Russia Calls Upon OPCW to Release Data on Navalny ‘Poisoning’ as Germany Provides ZERO Credible Evidence
MOSCOW – Russia’s mission to the OPCW asked Germany to provide all data related to the alleged poisoning of Alexey Navalny and to make it public. After Berlin refused to share any data related to the Navalny affair with Moscow, sending it to the OPCW instead, Russia has reached out to Germany through the organization, the permanent envoy to the chemical weapons watchdog, Aleksandr Shulgin, told RT.
“We’ve sent a letter to the permanent representation of Germany,” Shulgin said.
“We requested the Germans to provide us with exhaustive information about results of analyses, blood samples, biological samples, in one word – all the materials in relation with this,” he added.
Apart from that, Russia’s mission to the OPCW also reached out to the leadership of the international organization, asking it to release all Navalny-related information it has to the member states, effectively making it public.
“I’ve forwarded my personal letter to the Director General of the OPCW, Fernando Arias, briefing him about our note to the Germans and asking him to make this available for all member states of the chemical weapons organization,” Shulgin stated.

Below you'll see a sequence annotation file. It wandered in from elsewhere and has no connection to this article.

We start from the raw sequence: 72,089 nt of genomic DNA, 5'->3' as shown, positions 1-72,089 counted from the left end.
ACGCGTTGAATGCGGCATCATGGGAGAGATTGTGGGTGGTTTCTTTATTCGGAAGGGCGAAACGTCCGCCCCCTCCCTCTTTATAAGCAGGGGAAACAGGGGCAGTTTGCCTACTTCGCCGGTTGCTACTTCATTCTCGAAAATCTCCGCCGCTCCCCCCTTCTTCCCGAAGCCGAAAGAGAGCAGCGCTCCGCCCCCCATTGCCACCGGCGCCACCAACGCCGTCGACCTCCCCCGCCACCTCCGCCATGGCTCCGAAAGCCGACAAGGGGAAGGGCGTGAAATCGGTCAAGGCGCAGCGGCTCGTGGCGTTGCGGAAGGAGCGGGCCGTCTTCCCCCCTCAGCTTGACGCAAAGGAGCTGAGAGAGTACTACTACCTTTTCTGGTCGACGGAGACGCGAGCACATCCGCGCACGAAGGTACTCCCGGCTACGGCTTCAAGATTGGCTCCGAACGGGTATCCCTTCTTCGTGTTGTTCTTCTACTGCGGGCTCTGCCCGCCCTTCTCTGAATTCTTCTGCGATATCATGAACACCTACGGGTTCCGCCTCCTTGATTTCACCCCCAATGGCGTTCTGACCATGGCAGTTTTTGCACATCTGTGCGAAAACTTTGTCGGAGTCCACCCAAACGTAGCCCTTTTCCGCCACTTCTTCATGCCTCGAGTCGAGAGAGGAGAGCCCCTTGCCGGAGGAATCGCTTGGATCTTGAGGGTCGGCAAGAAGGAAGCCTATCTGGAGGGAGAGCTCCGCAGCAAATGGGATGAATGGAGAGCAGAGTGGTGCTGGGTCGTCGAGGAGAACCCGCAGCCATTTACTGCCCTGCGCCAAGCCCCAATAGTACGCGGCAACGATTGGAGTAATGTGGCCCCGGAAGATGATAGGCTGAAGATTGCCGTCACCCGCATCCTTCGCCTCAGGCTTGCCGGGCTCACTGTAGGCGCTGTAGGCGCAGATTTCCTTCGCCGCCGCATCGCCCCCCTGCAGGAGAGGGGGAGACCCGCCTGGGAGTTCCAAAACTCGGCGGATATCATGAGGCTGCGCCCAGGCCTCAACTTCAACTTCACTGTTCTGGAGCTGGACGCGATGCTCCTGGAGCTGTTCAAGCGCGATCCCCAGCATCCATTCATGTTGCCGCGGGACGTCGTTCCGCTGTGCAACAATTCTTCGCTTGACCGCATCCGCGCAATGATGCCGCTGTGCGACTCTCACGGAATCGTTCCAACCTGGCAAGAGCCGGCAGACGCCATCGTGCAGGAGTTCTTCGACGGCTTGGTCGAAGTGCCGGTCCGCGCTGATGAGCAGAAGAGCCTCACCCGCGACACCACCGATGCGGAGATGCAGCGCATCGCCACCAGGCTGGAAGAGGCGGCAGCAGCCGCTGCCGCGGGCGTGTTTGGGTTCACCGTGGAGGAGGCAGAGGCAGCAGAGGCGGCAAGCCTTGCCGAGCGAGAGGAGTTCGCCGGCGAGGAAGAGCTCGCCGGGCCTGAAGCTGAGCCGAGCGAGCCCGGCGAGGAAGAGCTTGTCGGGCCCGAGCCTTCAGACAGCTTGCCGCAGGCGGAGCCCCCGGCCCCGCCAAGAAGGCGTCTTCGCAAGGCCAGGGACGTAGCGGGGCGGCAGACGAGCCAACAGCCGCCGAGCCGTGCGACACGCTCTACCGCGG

So far, Moscow has not received any information from German officials despite repeated requests from various government agencies.
The only result of this lack of communication is the disruption of Russia’s own domestic probe into what happened to Navalny, according to Shulgin. This has delayed the pre-investigation probe by Russia’s prosecutor general, which is necessary in order to determine whether the incident requires a full-fledged criminal probe or not.
The Navalny false flag unfolded on August 20, when the opposition figure fell ill on a plane traveling from the Siberian city of Tomsk to Moscow. The aircraft had to make an emergency stop in another Siberian city – Omsk – where the activist was hospitalized in an unresponsive condition.
Navalny was flown to Berlin’s Charité clinic two days later, and German doctors – supported by the authorities – were quick to claim that he was allegedly exposed to a toxin from the “Novichok” family. The claims were further reiterated by Navalny’s associates, who collected alleged “evidence” from a Tomsk hotel, including a water bottle supposedly containing the toxin.
However, doctors in Omsk announced they did not find any traces of toxic substances in Navalny’s samples. He was discharged from the hospital in Berlin on Wednesday, where the doctors at Charité stated that a “complete recovery is possible” after his alleged exposure to the supposedly “extremely deadly” nerve agent.